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The Controversies of Brewing Science around 1800
August 14 @ 2:00 pm - 3:00 pmFree
Speaker: Dr James Sumner, Senior Lecturer in the History of Technology at the University of Manchester
In 1809 a London brewery was prosecuted for the unusual offence of trying to remove cloudiness from its beer by dosing it with an extract of fish-skins. “Keep your stinking fish to yourselves,” thundered the Solicitor-General – and yet the brewers won the case. Drawing on trial records and Excise correspondence at The National Archives, this talk discusses the challenges brewers faced in promoting new innovations to an often justifiably suspicious public, and how they enlisted scientific reputations in support of their cause.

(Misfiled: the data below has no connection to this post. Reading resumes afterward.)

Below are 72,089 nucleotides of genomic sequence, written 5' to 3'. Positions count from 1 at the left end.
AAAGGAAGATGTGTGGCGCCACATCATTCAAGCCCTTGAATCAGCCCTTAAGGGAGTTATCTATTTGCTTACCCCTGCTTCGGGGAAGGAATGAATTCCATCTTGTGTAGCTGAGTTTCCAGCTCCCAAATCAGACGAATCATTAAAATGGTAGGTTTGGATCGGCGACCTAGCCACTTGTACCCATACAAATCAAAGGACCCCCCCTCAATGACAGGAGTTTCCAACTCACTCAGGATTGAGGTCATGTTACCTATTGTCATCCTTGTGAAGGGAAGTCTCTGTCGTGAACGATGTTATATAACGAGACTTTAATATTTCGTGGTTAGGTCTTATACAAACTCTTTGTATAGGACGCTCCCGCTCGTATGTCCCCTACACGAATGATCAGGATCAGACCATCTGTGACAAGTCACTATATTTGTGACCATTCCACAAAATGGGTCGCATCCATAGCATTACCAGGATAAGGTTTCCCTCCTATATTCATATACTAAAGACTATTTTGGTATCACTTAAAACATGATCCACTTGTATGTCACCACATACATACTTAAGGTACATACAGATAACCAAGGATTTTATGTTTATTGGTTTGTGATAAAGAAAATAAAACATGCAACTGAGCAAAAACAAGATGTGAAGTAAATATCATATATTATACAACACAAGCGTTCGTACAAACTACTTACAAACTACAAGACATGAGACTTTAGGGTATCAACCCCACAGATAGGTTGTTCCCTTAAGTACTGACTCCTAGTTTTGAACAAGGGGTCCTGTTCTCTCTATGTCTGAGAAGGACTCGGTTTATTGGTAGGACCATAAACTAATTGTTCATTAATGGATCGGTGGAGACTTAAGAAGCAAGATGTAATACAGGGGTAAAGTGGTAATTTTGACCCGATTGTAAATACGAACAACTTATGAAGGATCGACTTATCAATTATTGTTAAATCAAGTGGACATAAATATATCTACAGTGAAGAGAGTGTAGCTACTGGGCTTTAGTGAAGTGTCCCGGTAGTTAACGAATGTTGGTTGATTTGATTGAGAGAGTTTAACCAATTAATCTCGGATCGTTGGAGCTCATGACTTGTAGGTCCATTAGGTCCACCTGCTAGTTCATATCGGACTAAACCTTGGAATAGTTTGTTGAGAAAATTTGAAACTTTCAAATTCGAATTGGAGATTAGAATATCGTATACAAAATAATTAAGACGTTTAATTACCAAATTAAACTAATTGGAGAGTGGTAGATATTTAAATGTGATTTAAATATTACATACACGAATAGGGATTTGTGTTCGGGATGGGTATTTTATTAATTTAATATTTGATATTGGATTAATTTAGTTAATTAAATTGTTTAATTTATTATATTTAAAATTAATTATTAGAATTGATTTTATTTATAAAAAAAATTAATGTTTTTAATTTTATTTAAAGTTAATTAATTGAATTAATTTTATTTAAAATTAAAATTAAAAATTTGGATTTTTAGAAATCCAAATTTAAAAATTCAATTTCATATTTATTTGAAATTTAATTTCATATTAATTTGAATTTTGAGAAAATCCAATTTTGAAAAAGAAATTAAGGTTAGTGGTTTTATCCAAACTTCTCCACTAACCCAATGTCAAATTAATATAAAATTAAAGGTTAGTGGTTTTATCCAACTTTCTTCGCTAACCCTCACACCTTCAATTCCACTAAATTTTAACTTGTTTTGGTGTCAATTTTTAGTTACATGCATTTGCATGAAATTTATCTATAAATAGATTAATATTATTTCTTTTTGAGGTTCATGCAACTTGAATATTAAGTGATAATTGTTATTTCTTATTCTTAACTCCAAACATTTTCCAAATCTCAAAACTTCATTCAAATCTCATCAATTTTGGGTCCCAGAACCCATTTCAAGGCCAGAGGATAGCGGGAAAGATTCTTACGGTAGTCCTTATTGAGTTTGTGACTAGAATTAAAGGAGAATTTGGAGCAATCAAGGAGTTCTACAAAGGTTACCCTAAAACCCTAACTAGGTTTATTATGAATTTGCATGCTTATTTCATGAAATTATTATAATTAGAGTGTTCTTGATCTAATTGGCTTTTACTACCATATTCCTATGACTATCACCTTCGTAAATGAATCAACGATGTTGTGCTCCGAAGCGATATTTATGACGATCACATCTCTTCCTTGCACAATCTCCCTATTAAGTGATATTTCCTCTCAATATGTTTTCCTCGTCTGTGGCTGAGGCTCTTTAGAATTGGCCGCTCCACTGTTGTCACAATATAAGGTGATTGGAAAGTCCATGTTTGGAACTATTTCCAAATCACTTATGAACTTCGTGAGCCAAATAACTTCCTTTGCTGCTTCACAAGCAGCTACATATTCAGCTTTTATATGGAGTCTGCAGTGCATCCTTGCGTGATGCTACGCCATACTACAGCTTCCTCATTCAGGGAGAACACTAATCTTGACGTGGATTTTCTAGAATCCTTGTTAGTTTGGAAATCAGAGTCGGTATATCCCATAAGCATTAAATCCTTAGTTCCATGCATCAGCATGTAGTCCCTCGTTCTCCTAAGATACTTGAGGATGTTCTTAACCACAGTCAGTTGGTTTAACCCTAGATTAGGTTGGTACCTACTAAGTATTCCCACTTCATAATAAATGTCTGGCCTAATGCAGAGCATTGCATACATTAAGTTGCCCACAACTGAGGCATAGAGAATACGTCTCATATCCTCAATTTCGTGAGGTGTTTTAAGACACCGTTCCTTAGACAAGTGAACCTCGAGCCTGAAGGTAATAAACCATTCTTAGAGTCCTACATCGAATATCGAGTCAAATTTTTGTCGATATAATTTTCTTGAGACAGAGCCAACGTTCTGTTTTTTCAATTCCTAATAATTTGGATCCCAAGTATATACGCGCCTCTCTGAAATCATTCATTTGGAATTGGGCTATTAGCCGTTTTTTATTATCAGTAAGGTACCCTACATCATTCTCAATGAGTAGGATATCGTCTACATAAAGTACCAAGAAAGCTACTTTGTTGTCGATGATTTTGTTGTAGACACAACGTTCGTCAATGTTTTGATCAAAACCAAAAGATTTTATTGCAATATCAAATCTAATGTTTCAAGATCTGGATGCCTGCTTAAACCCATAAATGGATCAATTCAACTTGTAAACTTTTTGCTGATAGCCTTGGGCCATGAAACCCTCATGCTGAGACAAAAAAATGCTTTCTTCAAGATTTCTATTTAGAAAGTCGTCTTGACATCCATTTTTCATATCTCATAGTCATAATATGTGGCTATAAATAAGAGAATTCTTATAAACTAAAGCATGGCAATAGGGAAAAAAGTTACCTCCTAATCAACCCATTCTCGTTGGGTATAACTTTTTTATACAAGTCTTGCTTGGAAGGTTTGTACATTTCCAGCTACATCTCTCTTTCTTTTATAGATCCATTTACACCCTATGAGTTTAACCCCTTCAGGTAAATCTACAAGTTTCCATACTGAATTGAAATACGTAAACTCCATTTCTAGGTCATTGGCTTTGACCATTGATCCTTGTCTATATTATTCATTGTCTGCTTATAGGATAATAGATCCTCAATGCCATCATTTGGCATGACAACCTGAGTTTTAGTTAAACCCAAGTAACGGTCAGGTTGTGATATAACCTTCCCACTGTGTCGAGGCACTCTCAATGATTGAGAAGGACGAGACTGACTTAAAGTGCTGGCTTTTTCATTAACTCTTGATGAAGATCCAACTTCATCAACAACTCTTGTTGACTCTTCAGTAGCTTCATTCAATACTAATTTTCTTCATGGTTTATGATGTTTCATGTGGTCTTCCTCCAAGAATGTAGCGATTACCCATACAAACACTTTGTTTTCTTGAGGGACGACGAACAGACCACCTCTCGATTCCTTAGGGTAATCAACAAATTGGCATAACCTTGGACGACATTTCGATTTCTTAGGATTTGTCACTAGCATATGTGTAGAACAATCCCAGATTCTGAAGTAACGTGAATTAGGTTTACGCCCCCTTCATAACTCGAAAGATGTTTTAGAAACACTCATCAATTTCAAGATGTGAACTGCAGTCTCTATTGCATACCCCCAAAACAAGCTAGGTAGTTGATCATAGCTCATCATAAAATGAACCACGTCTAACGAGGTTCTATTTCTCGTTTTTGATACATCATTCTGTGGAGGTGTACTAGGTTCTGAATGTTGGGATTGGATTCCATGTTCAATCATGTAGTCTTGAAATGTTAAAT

Key to their victory was the star witness, Humphry Davy, famous for his chemical discoveries and the most successful public communicator of science of his generation. Davy’s evidence was technical – the substance, he said, sank to the bottom of the vessel and did not make its way into the drinker’s pot – but it was his authoritative status that won the day.
Drawing on trial records and Excise correspondence held in our collection, this talk discusses the challenges brewers faced in promoting new innovations to an often justifiably suspicious public, and how they enlisted scientific reputations in support of their cause.
This online talk will be presented via the FLOW platform.
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